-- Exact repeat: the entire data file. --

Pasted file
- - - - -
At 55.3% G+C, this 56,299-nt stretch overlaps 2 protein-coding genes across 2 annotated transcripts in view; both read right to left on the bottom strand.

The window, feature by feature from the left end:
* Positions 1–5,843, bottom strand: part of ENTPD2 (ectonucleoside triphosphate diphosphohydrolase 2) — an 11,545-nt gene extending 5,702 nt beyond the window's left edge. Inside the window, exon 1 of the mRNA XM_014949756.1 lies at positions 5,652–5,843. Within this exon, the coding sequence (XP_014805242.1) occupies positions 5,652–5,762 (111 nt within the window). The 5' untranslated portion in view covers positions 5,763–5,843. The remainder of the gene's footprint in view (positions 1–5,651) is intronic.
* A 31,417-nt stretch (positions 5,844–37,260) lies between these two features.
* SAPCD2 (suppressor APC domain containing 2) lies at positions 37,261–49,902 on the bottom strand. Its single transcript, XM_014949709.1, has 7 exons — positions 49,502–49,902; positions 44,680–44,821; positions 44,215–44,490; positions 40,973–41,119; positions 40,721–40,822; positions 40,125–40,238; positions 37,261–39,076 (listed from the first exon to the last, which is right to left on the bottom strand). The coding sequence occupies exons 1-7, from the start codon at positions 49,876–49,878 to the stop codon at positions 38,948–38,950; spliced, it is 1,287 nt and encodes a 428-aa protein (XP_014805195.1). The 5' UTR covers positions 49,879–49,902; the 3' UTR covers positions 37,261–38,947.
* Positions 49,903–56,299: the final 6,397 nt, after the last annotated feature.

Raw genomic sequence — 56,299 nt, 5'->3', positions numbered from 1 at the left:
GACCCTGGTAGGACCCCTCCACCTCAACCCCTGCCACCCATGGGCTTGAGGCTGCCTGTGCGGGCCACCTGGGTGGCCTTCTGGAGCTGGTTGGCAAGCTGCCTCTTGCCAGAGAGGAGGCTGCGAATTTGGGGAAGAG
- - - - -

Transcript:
At 55.3% G+C, this 56,299-nt stretch overlaps 2 protein-coding genes across 2 annotated transcripts in view; both read right to left on the bottom strand.

The window, feature by feature from the left end:
* Positions 1–5,843, bottom strand: part of ENTPD2 (ectonucleoside triphosphate diphosphohydrolase 2) — an 11,545-nt gene extending 5,702 nt beyond the window's left edge. Inside the window, exon 1 of the mRNA XM_014949756.1 lies at positions 5,652–5,843. Within this exon, the coding sequence (XP_014805242.1) occupies positions 5,652–5,762 (111 nt within the window). The 5' untranslated portion in view covers positions 5,763–5,843. The remainder of the gene's footprint in view (positions 1–5,651) is intronic.
* A 31,417-nt stretch (positions 5,844–37,260) lies between these two features.
* SAPCD2 (suppressor APC domain containing 2) lies at positions 37,261–49,902 on the bottom strand. Its single transcript, XM_014949709.1, has 7 exons — positions 49,502–49,902; positions 44,680–44,821; positions 44,215–44,490; positions 40,973–41,119; positions 40,721–40,822; positions 40,125–40,238; positions 37,261–39,076 (listed from the first exon to the last, which is right to left on the bottom strand). The coding sequence occupies exons 1-7, from the start codon at positions 49,876–49,878 to the stop codon at positions 38,948–38,950; spliced, it is 1,287 nt and encodes a 428-aa protein (XP_014805195.1). The 5' UTR covers positions 49,879–49,902; the 3' UTR covers positions 37,261–38,947.
* Positions 49,903–56,299: the final 6,397 nt, after the last annotated feature.

Raw genomic sequence — 56,299 nt, 5'->3', positions numbered from 1 at the left:
GACCCTGGTAGGACCCCTCCACCTCAACCCCTGCCACCCATGGGCTTGAGGCTGCCTGTGCGGGCCACCTGGGTGGCCTTCTGGAGCTGGTTGGCAAGCTGCCTCTTGCCAGAGAGGAGGCTGCGAATTTGGGGAAGAG